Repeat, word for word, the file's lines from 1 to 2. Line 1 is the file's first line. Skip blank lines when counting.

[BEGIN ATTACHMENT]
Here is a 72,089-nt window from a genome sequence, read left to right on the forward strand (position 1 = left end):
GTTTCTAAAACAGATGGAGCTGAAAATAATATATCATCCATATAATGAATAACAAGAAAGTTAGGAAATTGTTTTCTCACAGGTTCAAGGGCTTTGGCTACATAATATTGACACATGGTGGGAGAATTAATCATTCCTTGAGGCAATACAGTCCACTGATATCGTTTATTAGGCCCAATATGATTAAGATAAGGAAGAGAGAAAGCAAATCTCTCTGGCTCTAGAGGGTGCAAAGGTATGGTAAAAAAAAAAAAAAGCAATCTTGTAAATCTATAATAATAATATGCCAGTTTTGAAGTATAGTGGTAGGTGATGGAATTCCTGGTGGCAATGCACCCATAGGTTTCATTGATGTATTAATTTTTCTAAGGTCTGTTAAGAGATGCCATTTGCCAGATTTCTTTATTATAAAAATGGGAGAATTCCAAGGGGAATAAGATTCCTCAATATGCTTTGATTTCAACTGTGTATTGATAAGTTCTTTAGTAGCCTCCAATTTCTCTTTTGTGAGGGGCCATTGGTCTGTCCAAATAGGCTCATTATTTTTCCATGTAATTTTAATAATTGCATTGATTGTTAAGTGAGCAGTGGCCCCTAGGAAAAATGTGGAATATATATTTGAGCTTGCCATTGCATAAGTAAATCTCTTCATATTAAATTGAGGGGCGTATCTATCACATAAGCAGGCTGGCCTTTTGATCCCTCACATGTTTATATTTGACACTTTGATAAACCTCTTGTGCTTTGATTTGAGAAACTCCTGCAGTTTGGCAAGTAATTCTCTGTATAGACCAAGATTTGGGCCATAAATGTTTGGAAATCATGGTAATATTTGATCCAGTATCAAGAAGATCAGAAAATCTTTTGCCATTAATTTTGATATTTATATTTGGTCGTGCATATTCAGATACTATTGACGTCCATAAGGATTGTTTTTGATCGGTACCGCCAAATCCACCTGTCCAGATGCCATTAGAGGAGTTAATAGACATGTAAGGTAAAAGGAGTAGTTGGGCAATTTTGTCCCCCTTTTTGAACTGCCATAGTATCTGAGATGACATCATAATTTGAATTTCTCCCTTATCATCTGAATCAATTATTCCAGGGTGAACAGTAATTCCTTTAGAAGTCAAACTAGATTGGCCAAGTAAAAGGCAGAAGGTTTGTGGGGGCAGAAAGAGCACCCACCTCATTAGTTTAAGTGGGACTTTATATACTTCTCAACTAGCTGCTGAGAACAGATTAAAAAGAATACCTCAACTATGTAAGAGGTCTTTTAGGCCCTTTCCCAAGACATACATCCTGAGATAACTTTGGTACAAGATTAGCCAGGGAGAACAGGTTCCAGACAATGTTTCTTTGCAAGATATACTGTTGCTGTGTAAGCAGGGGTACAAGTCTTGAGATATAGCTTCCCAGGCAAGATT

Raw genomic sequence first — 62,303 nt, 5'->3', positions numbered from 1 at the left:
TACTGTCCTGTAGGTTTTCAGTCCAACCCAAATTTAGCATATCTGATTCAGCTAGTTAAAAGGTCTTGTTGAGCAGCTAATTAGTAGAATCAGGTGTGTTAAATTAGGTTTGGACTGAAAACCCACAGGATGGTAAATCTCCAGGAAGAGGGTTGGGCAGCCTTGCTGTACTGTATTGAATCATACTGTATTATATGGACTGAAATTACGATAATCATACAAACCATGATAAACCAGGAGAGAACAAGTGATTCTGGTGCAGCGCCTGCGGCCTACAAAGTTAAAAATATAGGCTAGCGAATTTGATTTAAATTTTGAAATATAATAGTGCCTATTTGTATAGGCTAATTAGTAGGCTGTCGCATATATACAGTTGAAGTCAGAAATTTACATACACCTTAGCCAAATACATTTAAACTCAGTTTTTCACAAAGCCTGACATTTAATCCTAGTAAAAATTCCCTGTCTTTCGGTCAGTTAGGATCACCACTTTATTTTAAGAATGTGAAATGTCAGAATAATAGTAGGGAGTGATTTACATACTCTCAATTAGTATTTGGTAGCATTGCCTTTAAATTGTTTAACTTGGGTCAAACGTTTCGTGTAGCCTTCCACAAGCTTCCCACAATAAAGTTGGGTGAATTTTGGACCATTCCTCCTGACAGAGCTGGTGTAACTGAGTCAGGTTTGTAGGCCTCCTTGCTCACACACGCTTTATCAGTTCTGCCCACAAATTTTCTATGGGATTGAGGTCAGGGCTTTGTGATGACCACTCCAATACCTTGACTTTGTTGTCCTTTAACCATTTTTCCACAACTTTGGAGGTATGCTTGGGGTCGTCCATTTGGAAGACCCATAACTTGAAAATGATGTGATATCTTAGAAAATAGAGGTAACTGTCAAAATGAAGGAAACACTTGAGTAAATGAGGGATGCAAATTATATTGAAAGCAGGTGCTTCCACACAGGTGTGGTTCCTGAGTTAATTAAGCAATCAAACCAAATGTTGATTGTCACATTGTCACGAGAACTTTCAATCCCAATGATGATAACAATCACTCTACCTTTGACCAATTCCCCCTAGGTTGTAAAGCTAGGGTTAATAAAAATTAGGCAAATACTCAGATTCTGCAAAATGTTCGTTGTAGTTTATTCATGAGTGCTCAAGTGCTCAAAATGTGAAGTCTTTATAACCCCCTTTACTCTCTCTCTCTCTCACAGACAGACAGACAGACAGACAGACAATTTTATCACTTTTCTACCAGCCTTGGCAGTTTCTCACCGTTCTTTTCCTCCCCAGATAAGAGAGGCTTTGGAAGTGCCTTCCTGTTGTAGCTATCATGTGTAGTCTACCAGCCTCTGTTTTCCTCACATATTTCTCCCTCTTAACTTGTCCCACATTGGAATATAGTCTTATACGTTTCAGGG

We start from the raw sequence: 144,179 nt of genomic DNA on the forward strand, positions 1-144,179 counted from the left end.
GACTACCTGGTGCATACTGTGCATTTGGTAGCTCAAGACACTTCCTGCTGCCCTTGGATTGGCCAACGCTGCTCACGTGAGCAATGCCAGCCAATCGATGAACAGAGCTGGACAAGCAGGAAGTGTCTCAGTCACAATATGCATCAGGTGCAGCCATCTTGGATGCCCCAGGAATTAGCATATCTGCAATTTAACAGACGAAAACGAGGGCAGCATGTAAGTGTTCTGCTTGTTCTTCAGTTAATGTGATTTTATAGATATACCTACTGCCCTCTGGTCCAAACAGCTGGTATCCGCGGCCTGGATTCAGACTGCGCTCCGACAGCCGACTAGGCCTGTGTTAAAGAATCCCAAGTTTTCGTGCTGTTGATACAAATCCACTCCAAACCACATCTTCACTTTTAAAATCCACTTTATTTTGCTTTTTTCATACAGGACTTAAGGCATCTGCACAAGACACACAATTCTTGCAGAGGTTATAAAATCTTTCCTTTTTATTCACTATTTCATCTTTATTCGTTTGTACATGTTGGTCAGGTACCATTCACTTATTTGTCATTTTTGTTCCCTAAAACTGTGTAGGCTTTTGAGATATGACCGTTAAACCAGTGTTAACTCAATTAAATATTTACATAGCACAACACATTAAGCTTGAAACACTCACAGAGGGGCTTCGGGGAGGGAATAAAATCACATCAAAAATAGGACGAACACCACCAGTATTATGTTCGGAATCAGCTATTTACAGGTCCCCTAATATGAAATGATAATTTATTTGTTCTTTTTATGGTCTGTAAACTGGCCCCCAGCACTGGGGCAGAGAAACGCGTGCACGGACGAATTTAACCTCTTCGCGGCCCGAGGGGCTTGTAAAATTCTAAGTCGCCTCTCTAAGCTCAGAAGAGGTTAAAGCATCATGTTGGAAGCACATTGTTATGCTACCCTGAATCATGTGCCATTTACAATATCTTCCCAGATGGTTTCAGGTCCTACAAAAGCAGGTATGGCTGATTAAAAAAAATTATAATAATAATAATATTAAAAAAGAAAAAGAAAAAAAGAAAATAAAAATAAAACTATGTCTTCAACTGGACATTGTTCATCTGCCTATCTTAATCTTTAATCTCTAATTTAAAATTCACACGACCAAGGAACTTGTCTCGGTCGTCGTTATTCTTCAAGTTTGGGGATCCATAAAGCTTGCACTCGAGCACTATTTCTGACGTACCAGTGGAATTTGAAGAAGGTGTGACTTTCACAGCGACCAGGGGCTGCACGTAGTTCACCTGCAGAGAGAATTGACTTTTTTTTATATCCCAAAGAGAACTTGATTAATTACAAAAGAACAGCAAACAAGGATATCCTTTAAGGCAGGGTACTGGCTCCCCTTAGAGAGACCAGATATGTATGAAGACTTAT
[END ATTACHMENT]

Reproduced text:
Here is a 72,089-nt window from a genome sequence, read left to right on the forward strand (position 1 = left end):
GTTTCTAAAACAGATGGAGCTGAAAATAATATATCATCCATATAATGAATAACAAGAAAGTTAGGAAATTGTTTTCTCACAGGTTCAAGGGCTTTGGCTACATAATATTGACACATGGTGGGAGAATTAATCATTCCTTGAGGCAATACAGTCCACTGATATCGTTTATTAGGCCCAATATGATTAAGATAAGGAAGAGAGAAAGCAAATCTCTCTGGCTCTAGAGGGTGCAAAGGTATGGTAAAAAAAAAAAAAAGCAATCTTGTAAATCTATAATAATAATATGCCAGTTTTGAAGTATAGTGGTAGGTGATGGAATTCCTGGTGGCAATGCACCCATAGGTTTCATTGATGTATTAATTTTTCTAAGGTCTGTTAAGAGATGCCATTTGCCAGATTTCTTTATTATAAAAATGGGAGAATTCCAAGGGGAATAAGATTCCTCAATATGCTTTGATTTCAACTGTGTATTGATAAGTTCTTTAGTAGCCTCCAATTTCTCTTTTGTGAGGGGCCATTGGTCTGTCCAAATAGGCTCATTATTTTTCCATGTAATTTTAATAATTGCATTGATTGTTAAGTGAGCAGTGGCCCCTAGGAAAAATGTGGAATATATATTTGAGCTTGCCATTGCATAAGTAAATCTCTTCATATTAAATTGAGGGGCGTATCTATCACATAAGCAGGCTGGCCTTTTGATCCCTCACATGTTTATATTTGACACTTTGATAAACCTCTTGTGCTTTGATTTGAGAAACTCCTGCAGTTTGGCAAGTAATTCTCTGTATAGACCAAGATTTGGGCCATAAATGTTTGGAAATCATGGTAATATTTGATCCAGTATCAAGAAGATCAGAAAATCTTTTGCCATTAATTTTGATATTTATATTTGGTCGTGCATATTCAGATACTATTGACGTCCATAAGGATTGTTTTTGATCGGTACCGCCAAATCCACCTGTCCAGATGCCATTAGAGGAGTTAATAGACATGTAAGGTAAAAGGAGTAGTTGGGCAATTTTGTCCCCCTTTTTGAACTGCCATAGTATCTGAGATGACATCATAATTTGAATTTCTCCCTTATCATCTGAATCAATTATTCCAGGGTGAACAGTAATTCCTTTAGAAGTCAAACTAGATTGGCCAAGTAAAAGGCAGAAGGTTTGTGGGGGCAGAAAGAGCACCCACCTCATTAGTTTAAGTGGGACTTTATATACTTCTCAACTAGCTGCTGAGAACAGATTAAAAAGAATACCTCAACTATGTAAGAGGTCTTTTAGGCCCTTTCCCAAGACATACATCCTGAGATAACTTTGGTACAAGATTAGCCAGGGAGAACAGGTTCCAGACAATGTTTCTTTGCAAGATATACTGTTGCTGTGTAAGCAGGGGTACAAGTCTTGAGATATAGCTTCCCAGGCAAGATT